Cradle of Entrepreneurs Re-cap: SPIN! Pizza's Gail Lozoff

Library Life
Gail Lozoff
Gail Lozoff spun tales of starting businesses last night at Central.

With its sleek décor and warm, bustling atmosphere, SPIN! Neapolitan Pizza is the model blend of modern fast casual and classic family dining. Not suprisignly, the KC restaurant chain’s owner, Gail Lozoff, is herself a study in progressive entrepreneurialism informed by deeply rooted family tradition.

Lozoff was all of five years old when she got her first job – an appointment as bakery-box folder at the Cake Box in Brookside, for which she earned a penny per folded box. Taking the Dickensian edge off the job was the fact that the shop was founded by her grandfather, a Russian immigrant who had sold sugar to bootleggers during Prohibition. Lozoff’s grandfather and father grew the Cake Box into a massive local chain, with over a dozen storefronts around the KC metro, plus products on the shelves at more than 50 grocery stores.

Family business was an overriding theme last night at Central, where Lozoff joined Library Director Crosby Kemper III for a public conversation about the triumphs and trials of life as an entrepreneur.

Held in Helzberg Auditorium – with ample samples of SPIN! pizza at hand – the discussion marked the first in a series of public forums with some of KC’s finest self-starters, titled Kansas City – Cradle of Entrepreneurs. (Look for talks with Ollie Gates, Manny Lopez, Danny O’Neill and others in the coming months.)

Borrowed from an address by Kauffman Foundation president Carl Schramm, “cradle” is an appropriate term for Lozoff. She’s a third-generation entrepreneur who dispenses wisdom earned from a lifetime of successes as well as failures.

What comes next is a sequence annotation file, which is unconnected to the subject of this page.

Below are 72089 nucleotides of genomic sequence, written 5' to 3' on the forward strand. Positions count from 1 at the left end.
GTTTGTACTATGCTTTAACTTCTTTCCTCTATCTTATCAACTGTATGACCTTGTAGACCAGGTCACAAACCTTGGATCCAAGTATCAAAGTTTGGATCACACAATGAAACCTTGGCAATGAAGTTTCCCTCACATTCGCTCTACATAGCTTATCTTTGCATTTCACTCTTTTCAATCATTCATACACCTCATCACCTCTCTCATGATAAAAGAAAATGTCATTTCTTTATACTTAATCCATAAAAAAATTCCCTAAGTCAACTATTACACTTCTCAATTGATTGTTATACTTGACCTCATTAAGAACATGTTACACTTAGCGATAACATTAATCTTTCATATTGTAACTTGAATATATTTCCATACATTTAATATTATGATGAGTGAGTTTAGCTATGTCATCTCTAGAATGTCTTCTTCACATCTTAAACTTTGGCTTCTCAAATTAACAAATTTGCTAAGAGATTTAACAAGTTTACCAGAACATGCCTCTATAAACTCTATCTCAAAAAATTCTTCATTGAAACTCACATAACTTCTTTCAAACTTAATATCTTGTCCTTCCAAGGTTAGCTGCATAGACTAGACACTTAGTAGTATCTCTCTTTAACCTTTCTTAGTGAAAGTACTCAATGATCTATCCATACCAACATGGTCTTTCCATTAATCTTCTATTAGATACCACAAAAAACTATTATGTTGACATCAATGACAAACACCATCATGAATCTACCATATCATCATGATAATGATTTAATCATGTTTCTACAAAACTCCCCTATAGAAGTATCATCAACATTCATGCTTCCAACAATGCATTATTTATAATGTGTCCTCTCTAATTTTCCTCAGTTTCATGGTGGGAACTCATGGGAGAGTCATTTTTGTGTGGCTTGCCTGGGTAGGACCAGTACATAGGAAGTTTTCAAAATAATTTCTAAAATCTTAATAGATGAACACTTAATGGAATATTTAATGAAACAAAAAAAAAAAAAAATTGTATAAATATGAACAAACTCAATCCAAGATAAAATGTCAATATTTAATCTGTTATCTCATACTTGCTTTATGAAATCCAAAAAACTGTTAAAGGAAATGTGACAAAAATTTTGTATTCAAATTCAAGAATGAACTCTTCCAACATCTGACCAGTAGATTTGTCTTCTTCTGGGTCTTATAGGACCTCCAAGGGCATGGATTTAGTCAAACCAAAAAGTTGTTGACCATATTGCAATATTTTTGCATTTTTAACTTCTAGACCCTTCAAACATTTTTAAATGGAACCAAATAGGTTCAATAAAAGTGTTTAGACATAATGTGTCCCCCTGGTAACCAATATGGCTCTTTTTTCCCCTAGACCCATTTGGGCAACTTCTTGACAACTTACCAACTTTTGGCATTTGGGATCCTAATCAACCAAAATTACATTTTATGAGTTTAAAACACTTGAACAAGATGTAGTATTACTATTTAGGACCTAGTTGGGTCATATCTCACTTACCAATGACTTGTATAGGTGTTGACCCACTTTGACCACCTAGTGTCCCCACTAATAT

“You don’t know what you don’t know until you don’t know it – that’s my motto,” Lozoff told the crowd at the Library last night. 

Having been through two bankruptcies of her own and consulted another business through its own tough times, Lozoff knows about not knowing. After her first venture, a jewelry company, went bankrupt, Lozoff and her family embarked on a ski trip to brainstorm a new family business. It was on their last day in the mountains that Lozoff’s sister came up with the idea to make and sell real Jewish bagels – a rare commodity in Kansas City.

Soon, Lozoff and her husband would find themselves – completely by chance – setting up shop in the same location where she had folded bakery boxes as a child. In 1988, Bagel & Bagel opened for business in the very same Brookside storefront where the first Cake Box had operated decades before.

Selling $700 worth of 35-cent bagels on their first day of business, the Lozoff clan stayed up the entire next night baking. Bagel & Bagel grew exponentially, opening nine stores in Kansas City. In 1995, it became one of three chains purchased by Boston Chicken (now Boston Market) and formed into the Einstein Bros. Bagels chain. Lozoff and her fellow bagel barons had three months to come up with the first prototype Einstein Bros. restaurant. Their vision was a success, as within two years, 650 restaurants had opened nationwide. (Fun fact: The Einstein Bros. mascots, “Melvin” and “Elmo,” are patterned after Lozoff’s husband and brother-in-law.)

Success proved fleeting, however, as Boston Chicken experienced numerous financial difficulties following an ill-planned IPO. Einstein Bros. was auctioned to a hostile competitor, and Lozoff and her fellow bagel execs resigned.

They were soon scooped up, however, by the KC-based Houlihan’s restaurant, which was going through bankruptcy and needed Lozoff’s help rebuilding and rebranding.